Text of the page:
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A reprint of a classical work in the Cambridge Library Collection.
Alexander von Humboldt (1769-1859) was a naturalist, explorer and philanthropist now well known for his multidisciplinary approach to science. First published in English in 1873, this two-volume biography was translated from the German edition of 1872, edited by Karl Bruhns, which had been compiled in commemoration of the centenary of Humboldt's birth. Incorporating numerous extracts of Humboldt's own warmly written letters and anecdotes from his many acquaintances, it charts his travels in South America, Asia and Europe.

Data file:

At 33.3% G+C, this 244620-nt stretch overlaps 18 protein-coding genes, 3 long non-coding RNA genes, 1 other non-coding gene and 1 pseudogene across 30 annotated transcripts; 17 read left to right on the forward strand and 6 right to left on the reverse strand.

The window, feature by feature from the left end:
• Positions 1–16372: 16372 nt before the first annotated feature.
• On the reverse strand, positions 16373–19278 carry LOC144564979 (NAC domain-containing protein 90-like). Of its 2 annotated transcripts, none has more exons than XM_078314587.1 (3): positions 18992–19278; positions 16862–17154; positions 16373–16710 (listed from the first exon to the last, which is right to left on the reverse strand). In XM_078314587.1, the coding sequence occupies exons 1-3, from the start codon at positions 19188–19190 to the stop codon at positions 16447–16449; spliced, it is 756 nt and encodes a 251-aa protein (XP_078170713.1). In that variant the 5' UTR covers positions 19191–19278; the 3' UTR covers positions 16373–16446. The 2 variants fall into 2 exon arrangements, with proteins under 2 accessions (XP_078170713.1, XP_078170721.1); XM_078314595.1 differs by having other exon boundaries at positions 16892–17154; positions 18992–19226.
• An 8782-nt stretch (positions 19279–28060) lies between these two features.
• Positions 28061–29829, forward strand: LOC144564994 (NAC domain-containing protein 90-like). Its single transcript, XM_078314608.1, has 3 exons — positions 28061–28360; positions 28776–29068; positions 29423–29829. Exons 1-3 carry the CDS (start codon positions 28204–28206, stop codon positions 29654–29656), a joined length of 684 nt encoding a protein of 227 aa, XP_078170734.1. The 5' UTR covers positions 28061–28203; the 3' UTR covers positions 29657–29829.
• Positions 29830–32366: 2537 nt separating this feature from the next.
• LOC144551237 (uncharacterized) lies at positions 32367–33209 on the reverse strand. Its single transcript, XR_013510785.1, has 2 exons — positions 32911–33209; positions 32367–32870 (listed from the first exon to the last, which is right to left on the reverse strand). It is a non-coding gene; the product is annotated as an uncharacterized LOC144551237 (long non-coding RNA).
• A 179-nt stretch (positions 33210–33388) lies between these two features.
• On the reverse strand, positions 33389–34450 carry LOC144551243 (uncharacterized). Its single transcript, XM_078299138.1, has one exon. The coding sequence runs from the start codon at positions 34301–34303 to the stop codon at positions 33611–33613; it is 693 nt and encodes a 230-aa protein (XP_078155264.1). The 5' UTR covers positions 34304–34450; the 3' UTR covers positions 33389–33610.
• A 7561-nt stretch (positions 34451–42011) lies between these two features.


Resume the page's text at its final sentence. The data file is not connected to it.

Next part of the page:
Volume 1 covers his early exploratory trips and some of his lesser-known exploits, including becoming Superintendent of Mines in Northern Bavaria, his research on the sixteenth-century eruption of Nevado del Altar in Ecuador and his friendship with the young Prince William of Prussia. Of interest to students and researchers in the history of science, this is a minutely detailed and compelling insight into the life of the man behind the scientist.
Part I. Youth and Early Manhood:
1. Early home
2. College life
3. Official employment
4. Weimar and Jena
5. Thwarted plans and their ultimate accomplishment
Part II. Travels in America and Asia:
Travels in America:
1. Preliminary remarks
2. From Corunna to Puerto Cabello
3. Expedition to the Orinoco
4. Visit to Cuba
5. Journey to Quito
7. From Quito to Mexico
8. Mexico and the United States. Return home
9. Home life
Travels in Asia:
1. Projected schemes
2. Travels in Asiatic Russia
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